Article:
Africa’s colonial overlords brutally stripped it of countless cultural treasures. Now, the fate of these items is being hotly debated in Europe and Africa as well. Some say the pieces should be returned, while others have reservations.
European museums proudly present art and cultural artifacts from all over the world. But until recently, many of them have never considered their own complicity in the brutal ways in which the pieces were acquired. Only slowly are they starting to include the people to whose ancestors these artifacts once belonged in their decisions, although European colonial overlords pillaged and looted them in the first place.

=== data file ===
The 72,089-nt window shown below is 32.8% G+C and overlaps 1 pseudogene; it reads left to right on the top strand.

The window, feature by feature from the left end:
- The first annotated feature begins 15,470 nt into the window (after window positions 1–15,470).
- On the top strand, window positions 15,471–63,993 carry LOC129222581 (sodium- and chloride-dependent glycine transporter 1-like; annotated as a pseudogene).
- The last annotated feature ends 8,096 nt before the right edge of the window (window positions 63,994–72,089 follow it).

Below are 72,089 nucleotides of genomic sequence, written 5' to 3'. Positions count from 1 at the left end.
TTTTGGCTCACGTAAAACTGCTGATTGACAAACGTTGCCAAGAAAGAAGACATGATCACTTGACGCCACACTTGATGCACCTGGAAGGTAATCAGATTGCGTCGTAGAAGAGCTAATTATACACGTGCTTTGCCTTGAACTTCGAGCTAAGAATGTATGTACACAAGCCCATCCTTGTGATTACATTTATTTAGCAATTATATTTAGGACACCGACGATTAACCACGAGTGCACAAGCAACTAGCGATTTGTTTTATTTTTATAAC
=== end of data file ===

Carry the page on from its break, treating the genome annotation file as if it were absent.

The issue of restitution is taking on a new urgency in Germany, last but not least because of the controversy surrounding Berlin’s Humboldt Forum, which is home to non-European collections. It’s estimated that more than 1.5 million artifacts from all around the world are held in storage at Germany’s ethnological museums. The Linden Museum in Stuttgart alone holds 60 thousand pieces from Africa. How many of them were stolen? And how do museums address the fact that their colonialist collectors had blood on their hands?
This documentary takes an African perspective on some examples, including valuable bronzes from Nigeria, an ornamental prow of a boat from Cameroon, and what is known as the Witbooi Bible from Namibia.
What do the people in the African countries where the pieces originated think about all this? What are the views of researchers, museum directors, artists and curators? What emotions arise when the frequently painful past is stirred up and examined? And how significant is the issue in the context of problems such as poverty, hunger and corruption in former colonies?